Science Education in India – Why We Worry


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The Policy document lacks clarity in terms of allocation of funds, plan of action and intent of execution with respect to strengthening the scientific research and innovation at educational institutions. It would be expected that the final document would give a clear narrative on these.

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“An investment in knowledge pays the best interest” – Benjamin Franklin


Recently I happened to visit Bose Institute in Kolkata after a gap of almost three decades. Standing in this temple of science, in front of the replicas and prototypes of the remarkable, ahead of time, inventions by one of the most innovative physicists – turned – plant physiologist of India, Acharya J.C. Bose, several thoughts crossed my mind. I was once again awestruck at the ingenuity and dedication of a brilliant scientist who contributed so significantly in spite of meagre research facilities or funds to support. What must have inspired Bose, Sir C.V. Raman, Srinivasa Ramanujam, Meghnad Saha, S.N. Bose and many others who grew up in British India to pursue higher education in science and excel in their respective fields? Irrespective of having studied in a modest vernacular village or city school or in a English medium missionary school, they exhibited outstanding scientific brilliance, which is recognised by the whole world. Then, as well as now.


It is now well accepted that from the era of East India Company, the education system introduced in India by the western rulers favoured their interest and supported their philosophy, often downgrading the Indian traditions, education system and ancient knowledge. Prevalence of caste-based discriminations and dominance of certain sections in the higher education institutions at that time helped the quick acceptance and popularity of the modern, English-medium schools, established by the European missionaries and educationists. Though the primary objective of such education might have been the creation of an English-speaking and west-leaning workforce to manage the various offices of the empire in the Indian sub-continent, it also opened several new windows of knowledge to a generation of eager youth wanting to explore the new avenues in numerous branches of science, technology, social studies and languages. Sometimes supported and encouraged by their families, or inspired by a mentor, or self-motivated like Ramanujam, who was simply consumed by that intense desire to work with numbers, such people pursued science for the love of it. Whatever employment they took, were only the means to pursue their scientific goals. Many of them were fiercely nationalist and sacrificed personal gains to build institutions of higher learning. They inspired many young minds and mentored them selflessly.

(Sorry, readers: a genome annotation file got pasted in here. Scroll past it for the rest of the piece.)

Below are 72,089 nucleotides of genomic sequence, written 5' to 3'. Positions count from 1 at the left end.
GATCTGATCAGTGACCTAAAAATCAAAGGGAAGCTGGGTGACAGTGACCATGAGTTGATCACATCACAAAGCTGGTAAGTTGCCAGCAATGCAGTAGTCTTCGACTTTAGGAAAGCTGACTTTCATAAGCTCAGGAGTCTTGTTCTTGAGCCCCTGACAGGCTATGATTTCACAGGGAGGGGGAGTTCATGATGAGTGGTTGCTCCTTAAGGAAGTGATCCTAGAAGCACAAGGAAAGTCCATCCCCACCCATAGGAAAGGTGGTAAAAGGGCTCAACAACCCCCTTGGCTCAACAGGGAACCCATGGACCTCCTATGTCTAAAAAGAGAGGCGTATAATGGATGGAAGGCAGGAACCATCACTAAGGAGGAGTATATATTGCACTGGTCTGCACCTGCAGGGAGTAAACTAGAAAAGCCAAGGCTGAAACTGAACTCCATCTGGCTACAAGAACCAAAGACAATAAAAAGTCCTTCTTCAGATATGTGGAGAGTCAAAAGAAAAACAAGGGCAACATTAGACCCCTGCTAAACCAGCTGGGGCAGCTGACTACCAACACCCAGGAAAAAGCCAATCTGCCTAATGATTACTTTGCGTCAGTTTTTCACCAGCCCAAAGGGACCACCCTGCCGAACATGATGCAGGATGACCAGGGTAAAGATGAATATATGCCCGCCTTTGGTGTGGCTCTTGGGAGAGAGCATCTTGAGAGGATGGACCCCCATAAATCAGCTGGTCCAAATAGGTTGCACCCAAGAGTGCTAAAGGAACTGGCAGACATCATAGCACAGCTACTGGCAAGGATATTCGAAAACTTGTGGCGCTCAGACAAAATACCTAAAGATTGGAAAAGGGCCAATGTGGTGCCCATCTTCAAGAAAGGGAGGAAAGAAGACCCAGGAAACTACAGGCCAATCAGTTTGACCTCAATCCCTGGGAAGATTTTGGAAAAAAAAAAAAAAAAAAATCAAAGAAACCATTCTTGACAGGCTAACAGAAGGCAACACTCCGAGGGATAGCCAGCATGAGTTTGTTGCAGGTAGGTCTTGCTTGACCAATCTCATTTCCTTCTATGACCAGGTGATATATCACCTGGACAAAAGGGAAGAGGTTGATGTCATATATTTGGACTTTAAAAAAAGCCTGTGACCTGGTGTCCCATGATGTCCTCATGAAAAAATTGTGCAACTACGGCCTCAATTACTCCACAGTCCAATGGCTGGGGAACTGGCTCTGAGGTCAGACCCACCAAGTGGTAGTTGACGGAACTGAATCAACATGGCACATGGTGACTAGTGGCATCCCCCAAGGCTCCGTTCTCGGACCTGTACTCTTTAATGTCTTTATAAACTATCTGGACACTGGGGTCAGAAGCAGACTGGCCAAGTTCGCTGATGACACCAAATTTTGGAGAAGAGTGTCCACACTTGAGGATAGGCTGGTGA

Compare that with the situation today. Soon after independence, efforts were made and steps taken to establish world class centres of higher scientific and technological education and research institutions. After seven decades, with nearly 800 degree granting universities, including Central, State, Private and Deemed-to-be universities; about 140 Institutions of National Importance (INI), which include 23 IITs, 7 AIIMSs, 31 NITs, 20 IIMs, 7 NIPERs, 7 IISERs and 20 IIITs, and more than 41,000 colleges, the present system of higher education in India annually enrols nearly 115 lakh graduates and post-graduates in science, engineering and technology. The picture looks impressive both in numbers and quality. But look deeper, and what emerges is rather disappointing. Something is wide amiss. Numbers do not add up! Where are we in educational competence, scientific excellence and technological innovations? In the QS Global Ranking of 1,000 universities from 82 countries, there are only 23 Indian institutions, with IIT Mumbai at 152, followed by IIT Delhi at 182 and IISc Bengaluru at 184 ranks.